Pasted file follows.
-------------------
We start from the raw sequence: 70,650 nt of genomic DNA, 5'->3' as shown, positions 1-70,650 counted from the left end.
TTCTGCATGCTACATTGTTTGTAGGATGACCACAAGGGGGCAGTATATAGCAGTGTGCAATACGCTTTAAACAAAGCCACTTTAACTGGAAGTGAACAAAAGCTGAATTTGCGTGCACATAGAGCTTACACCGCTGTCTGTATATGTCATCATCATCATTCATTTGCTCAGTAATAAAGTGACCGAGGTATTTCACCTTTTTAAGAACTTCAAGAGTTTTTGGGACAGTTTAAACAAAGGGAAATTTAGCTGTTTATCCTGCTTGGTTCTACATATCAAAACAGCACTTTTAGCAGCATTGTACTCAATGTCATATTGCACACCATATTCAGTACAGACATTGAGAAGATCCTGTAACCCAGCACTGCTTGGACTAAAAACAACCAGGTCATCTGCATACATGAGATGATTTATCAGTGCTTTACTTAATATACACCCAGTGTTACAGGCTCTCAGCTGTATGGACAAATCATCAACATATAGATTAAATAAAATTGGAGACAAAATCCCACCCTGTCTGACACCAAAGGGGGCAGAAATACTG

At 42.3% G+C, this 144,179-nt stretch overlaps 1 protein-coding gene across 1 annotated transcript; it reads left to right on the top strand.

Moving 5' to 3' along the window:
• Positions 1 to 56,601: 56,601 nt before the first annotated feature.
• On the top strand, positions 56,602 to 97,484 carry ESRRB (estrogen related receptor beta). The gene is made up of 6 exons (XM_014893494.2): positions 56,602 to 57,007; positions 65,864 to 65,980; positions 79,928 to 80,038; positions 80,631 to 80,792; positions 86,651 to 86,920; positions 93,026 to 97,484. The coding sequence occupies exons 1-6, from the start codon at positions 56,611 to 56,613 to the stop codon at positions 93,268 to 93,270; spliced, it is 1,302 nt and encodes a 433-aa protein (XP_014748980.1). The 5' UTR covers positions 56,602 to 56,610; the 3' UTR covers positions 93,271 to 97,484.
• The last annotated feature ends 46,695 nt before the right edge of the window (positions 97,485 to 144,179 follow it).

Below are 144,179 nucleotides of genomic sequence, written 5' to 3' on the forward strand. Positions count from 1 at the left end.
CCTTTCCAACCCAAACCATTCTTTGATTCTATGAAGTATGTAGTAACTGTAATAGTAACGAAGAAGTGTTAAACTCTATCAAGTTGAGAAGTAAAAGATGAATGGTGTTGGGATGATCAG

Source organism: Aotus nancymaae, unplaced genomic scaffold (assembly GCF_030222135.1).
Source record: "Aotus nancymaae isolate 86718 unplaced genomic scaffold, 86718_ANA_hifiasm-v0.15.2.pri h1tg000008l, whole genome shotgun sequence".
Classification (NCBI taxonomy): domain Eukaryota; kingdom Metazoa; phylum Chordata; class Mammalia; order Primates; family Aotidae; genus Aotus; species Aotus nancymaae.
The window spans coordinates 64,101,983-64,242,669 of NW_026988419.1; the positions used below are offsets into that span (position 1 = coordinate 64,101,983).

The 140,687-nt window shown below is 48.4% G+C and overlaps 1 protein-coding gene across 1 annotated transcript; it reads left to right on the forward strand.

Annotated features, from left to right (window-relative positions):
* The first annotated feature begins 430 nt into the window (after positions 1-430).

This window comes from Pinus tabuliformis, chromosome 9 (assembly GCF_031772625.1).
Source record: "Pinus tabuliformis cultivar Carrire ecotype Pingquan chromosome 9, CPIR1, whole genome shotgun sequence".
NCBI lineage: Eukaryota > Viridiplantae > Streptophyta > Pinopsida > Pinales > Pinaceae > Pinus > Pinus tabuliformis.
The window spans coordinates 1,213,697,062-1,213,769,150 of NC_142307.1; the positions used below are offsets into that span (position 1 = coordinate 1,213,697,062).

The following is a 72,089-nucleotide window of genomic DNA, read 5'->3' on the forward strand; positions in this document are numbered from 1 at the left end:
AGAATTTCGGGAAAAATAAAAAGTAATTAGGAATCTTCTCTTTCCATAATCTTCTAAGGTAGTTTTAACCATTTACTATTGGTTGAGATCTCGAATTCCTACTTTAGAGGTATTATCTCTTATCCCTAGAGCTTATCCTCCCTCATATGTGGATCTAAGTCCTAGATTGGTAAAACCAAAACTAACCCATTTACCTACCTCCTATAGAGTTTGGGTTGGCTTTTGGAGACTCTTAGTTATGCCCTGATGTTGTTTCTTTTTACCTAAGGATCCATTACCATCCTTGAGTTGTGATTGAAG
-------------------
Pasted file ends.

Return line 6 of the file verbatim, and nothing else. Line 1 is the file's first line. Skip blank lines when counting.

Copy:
• On the top strand, positions 56,602 to 97,484 carry ESRRB (estrogen related receptor beta). The gene is made up of 6 exons (XM_014893494.2): positions 56,602 to 57,007; positions 65,864 to 65,980; positions 79,928 to 80,038; positions 80,631 to 80,792; positions 86,651 to 86,920; positions 93,026 to 97,484. The coding sequence occupies exons 1-6, from the start codon at positions 56,611 to 56,613 to the stop codon at positions 93,268 to 93,270; spliced, it is 1,302 nt and encodes a 433-aa protein (XP_014748980.1). The 5' UTR covers positions 56,602 to 56,610; the 3' UTR covers positions 93,271 to 97,484.